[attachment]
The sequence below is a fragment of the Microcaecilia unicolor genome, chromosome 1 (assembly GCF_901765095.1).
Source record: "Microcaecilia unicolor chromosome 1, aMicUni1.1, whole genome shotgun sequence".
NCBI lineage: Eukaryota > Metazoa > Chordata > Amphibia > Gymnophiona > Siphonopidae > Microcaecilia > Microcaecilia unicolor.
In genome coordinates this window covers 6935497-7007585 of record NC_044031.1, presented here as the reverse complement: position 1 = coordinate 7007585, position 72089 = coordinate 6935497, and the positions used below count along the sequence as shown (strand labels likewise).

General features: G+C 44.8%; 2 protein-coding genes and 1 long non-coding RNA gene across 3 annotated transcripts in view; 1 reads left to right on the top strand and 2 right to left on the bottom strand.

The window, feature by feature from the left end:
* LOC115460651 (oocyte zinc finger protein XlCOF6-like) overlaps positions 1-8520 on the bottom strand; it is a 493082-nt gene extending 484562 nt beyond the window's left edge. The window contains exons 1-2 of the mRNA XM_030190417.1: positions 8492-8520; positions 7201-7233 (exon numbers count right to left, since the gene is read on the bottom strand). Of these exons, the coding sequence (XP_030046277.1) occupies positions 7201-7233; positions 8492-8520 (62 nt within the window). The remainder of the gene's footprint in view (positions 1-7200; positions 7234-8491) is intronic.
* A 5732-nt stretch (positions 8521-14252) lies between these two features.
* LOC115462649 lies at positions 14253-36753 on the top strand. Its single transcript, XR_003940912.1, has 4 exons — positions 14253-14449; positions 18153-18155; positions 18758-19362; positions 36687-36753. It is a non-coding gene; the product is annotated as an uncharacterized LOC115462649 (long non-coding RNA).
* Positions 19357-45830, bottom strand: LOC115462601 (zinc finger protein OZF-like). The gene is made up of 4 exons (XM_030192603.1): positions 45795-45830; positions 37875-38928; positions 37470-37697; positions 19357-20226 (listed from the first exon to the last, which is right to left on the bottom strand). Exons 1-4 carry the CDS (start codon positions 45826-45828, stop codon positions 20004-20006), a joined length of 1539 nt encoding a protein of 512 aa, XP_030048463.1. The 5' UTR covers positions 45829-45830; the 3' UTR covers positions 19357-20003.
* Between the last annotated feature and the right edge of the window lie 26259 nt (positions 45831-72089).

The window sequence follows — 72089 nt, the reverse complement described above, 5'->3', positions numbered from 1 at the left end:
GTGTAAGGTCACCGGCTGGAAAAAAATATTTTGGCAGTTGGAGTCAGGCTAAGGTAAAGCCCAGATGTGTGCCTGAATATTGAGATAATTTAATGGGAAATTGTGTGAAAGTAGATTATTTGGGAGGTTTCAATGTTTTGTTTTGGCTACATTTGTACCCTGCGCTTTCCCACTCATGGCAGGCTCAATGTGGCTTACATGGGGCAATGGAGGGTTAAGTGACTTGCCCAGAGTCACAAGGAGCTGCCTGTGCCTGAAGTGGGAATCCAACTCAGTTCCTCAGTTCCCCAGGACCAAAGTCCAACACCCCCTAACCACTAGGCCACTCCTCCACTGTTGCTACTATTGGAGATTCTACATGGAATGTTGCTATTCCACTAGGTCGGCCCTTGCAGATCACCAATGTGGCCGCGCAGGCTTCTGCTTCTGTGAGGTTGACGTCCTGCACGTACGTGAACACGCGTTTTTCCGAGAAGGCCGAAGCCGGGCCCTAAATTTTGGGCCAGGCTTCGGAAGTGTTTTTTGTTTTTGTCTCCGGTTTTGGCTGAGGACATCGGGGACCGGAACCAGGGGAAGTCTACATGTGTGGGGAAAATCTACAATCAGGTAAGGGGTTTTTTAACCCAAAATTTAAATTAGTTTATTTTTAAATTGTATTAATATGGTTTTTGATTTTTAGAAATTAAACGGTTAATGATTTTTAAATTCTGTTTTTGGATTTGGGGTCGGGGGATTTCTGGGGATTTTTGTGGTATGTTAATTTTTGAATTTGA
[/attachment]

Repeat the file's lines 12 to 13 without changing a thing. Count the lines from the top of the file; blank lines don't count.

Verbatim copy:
The window sequence follows — 72089 nt, the reverse complement described above, 5'->3', positions numbered from 1 at the left end:
GTGTAAGGTCACCGGCTGGAAAAAAATATTTTGGCAGTTGGAGTCAGGCTAAGGTAAAGCCCAGATGTGTGCCTGAATATTGAGATAATTTAATGGGAAATTGTGTGAAAGTAGATTATTTGGGAGGTTTCAATGTTTTGTTTTGGCTACATTTGTACCCTGCGCTTTCCCACTCATGGCAGGCTCAATGTGGCTTACATGGGGCAATGGAGGGTTAAGTGACTTGCCCAGAGTCACAAGGAGCTGCCTGTGCCTGAAGTGGGAATCCAACTCAGTTCCTCAGTTCCCCAGGACCAAAGTCCAACACCCCCTAACCACTAGGCCACTCCTCCACTGTTGCTACTATTGGAGATTCTACATGGAATGTTGCTATTCCACTAGGTCGGCCCTTGCAGATCACCAATGTGGCCGCGCAGGCTTCTGCTTCTGTGAGGTTGACGTCCTGCACGTACGTGAACACGCGTTTTTCCGAGAAGGCCGAAGCCGGGCCCTAAATTTTGGGCCAGGCTTCGGAAGTGTTTTTTGTTTTTGTCTCCGGTTTTGGCTGAGGACATCGGGGACCGGAACCAGGGGAAGTCTACATGTGTGGGGAAAATCTACAATCAGGTAAGGGGTTTTTTAACCCAAAATTTAAATTAGTTTATTTTTAAATTGTATTAATATGGTTTTTGATTTTTAGAAATTAAACGGTTAATGATTTTTAAATTCTGTTTTTGGATTTGGGGTCGGGGGATTTCTGGGGATTTTTGTGGTATGTTAATTTTTGAATTTGA